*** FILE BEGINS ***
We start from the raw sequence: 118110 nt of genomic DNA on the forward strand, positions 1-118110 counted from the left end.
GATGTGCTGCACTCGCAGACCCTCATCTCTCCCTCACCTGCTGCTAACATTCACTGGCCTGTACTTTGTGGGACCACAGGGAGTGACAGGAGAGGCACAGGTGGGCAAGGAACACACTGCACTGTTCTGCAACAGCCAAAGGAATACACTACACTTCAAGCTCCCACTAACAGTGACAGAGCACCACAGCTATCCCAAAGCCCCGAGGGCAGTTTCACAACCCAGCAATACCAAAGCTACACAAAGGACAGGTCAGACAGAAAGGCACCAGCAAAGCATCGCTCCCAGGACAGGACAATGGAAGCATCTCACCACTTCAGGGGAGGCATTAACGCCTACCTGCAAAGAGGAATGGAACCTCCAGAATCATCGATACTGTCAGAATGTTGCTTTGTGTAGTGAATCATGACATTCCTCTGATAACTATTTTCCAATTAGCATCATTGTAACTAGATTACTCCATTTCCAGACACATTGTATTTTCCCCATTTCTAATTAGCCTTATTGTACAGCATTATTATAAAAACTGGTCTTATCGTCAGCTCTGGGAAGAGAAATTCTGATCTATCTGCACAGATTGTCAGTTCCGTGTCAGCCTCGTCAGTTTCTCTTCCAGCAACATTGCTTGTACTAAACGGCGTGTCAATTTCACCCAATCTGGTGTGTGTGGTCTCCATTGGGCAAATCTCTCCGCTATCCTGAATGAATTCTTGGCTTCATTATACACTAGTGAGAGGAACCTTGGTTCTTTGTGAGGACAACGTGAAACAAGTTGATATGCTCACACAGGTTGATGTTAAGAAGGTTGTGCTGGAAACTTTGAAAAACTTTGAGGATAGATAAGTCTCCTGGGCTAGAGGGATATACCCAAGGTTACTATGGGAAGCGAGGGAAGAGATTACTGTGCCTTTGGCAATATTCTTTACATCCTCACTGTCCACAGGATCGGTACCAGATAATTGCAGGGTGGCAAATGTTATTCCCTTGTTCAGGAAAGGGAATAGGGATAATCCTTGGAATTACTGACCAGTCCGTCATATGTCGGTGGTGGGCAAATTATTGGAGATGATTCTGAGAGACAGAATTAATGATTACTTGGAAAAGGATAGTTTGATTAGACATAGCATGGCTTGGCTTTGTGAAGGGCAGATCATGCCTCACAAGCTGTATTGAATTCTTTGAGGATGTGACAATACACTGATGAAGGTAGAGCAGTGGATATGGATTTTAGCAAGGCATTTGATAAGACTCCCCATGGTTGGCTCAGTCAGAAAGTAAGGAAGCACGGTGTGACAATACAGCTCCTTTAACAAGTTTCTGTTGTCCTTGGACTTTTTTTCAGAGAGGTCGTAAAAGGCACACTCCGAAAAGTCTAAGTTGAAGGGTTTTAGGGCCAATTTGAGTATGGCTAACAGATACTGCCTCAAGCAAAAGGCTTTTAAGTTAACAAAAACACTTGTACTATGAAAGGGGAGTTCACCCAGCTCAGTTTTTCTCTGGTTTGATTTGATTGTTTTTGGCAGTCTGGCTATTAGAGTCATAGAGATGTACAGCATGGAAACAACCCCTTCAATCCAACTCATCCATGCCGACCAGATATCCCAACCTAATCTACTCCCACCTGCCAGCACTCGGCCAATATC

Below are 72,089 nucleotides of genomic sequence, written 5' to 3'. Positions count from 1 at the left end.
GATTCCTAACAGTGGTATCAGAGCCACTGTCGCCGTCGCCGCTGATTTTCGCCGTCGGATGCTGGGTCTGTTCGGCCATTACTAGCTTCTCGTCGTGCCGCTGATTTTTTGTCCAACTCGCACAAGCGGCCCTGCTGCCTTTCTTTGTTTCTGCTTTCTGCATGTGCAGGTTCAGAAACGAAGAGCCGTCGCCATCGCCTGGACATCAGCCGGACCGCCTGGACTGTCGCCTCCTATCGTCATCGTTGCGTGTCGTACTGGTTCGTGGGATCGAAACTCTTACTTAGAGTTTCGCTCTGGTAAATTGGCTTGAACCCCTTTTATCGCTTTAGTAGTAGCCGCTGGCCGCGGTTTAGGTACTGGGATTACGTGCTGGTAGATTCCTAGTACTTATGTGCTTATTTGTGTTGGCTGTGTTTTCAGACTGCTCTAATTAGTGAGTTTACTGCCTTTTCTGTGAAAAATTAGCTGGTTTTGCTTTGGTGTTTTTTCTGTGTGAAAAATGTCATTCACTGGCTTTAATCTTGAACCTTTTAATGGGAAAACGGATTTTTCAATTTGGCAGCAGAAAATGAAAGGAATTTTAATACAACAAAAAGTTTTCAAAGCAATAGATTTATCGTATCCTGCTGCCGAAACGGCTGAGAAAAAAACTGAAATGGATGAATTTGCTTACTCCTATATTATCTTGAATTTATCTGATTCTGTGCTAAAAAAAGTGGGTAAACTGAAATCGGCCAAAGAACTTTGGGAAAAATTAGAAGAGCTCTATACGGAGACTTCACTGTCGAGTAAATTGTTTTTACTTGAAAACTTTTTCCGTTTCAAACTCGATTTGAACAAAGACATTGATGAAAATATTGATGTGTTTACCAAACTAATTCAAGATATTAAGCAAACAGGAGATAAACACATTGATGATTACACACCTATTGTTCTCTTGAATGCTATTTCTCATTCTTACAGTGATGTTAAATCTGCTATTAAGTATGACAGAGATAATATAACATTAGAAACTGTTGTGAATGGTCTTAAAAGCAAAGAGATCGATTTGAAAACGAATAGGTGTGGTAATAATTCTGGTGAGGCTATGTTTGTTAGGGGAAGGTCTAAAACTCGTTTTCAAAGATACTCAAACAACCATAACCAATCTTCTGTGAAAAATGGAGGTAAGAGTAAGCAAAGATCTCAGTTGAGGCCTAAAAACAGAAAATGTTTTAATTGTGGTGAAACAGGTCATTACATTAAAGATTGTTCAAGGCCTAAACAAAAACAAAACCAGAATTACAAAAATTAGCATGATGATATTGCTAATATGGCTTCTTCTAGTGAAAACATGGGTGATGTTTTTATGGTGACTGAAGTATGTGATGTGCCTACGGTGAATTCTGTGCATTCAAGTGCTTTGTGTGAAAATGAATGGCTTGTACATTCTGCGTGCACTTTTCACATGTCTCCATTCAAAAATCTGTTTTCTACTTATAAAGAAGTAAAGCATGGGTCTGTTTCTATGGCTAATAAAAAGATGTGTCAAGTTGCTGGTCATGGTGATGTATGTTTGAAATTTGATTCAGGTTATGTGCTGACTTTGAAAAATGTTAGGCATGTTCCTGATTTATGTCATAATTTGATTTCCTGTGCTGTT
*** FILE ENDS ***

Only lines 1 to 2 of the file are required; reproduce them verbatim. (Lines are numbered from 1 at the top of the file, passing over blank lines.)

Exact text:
We start from the raw sequence: 118110 nt of genomic DNA on the forward strand, positions 1-118110 counted from the left end.
GATGTGCTGCACTCGCAGACCCTCATCTCTCCCTCACCTGCTGCTAACATTCACTGGCCTGTACTTTGTGGGACCACAGGGAGTGACAGGAGAGGCACAGGTGGGCAAGGAACACACTGCACTGTTCTGCAACAGCCAAAGGAATACACTACACTTCAAGCTCCCACTAACAGTGACAGAGCACCACAGCTATCCCAAAGCCCCGAGGGCAGTTTCACAACCCAGCAATACCAAAGCTACACAAAGGACAGGTCAGACAGAAAGGCACCAGCAAAGCATCGCTCCCAGGACAGGACAATGGAAGCATCTCACCACTTCAGGGGAGGCATTAACGCCTACCTGCAAAGAGGAATGGAACCTCCAGAATCATCGATACTGTCAGAATGTTGCTTTGTGTAGTGAATCATGACATTCCTCTGATAACTATTTTCCAATTAGCATCATTGTAACTAGATTACTCCATTTCCAGACACATTGTATTTTCCCCATTTCTAATTAGCCTTATTGTACAGCATTATTATAAAAACTGGTCTTATCGTCAGCTCTGGGAAGAGAAATTCTGATCTATCTGCACAGATTGTCAGTTCCGTGTCAGCCTCGTCAGTTTCTCTTCCAGCAACATTGCTTGTACTAAACGGCGTGTCAATTTCACCCAATCTGGTGTGTGTGGTCTCCATTGGGCAAATCTCTCCGCTATCCTGAATGAATTCTTGGCTTCATTATACACTAGTGAGAGGAACCTTGGTTCTTTGTGAGGACAACGTGAAACAAGTTGATATGCTCACACAGGTTGATGTTAAGAAGGTTGTGCTGGAAACTTTGAAAAACTTTGAGGATAGATAAGTCTCCTGGGCTAGAGGGATATACCCAAGGTTACTATGGGAAGCGAGGGAAGAGATTACTGTGCCTTTGGCAATATTCTTTACATCCTCACTGTCCACAGGATCGGTACCAGATAATTGCAGGGTGGCAAATGTTATTCCCTTGTTCAGGAAAGGGAATAGGGATAATCCTTGGAATTACTGACCAGTCCGTCATATGTCGGTGGTGGGCAAATTATTGGAGATGATTCTGAGAGACAGAATTAATGATTACTTGGAAAAGGATAGTTTGATTAGACATAGCATGGCTTGGCTTTGTGAAGGGCAGATCATGCCTCACAAGCTGTATTGAATTCTTTGAGGATGTGACAATACACTGATGAAGGTAGAGCAGTGGATATGGATTTTAGCAAGGCATTTGATAAGACTCCCCATGGTTGGCTCAGTCAGAAAGTAAGGAAGCACGGTGTGACAATACAGCTCCTTTAACAAGTTTCTGTTGTCCTTGGACTTTTTTTCAGAGAGGTCGTAAAAGGCACACTCCGAAAAGTCTAAGTTGAAGGGTTTTAGGGCCAATTTGAGTATGGCTAACAGATACTGCCTCAAGCAAAAGGCTTTTAAGTTAACAAAAACACTTGTACTATGAAAGGGGAGTTCACCCAGCTCAGTTTTTCTCTGGTTTGATTTGATTGTTTTTGGCAGTCTGGCTATTAGAGTCATAGAGATGTACAGCATGGAAACAACCCCTTCAATCCAACTCATCCATGCCGACCAGATATCCCAACCTAATCTACTCCCACCTGCCAGCACTCGGCCAATATC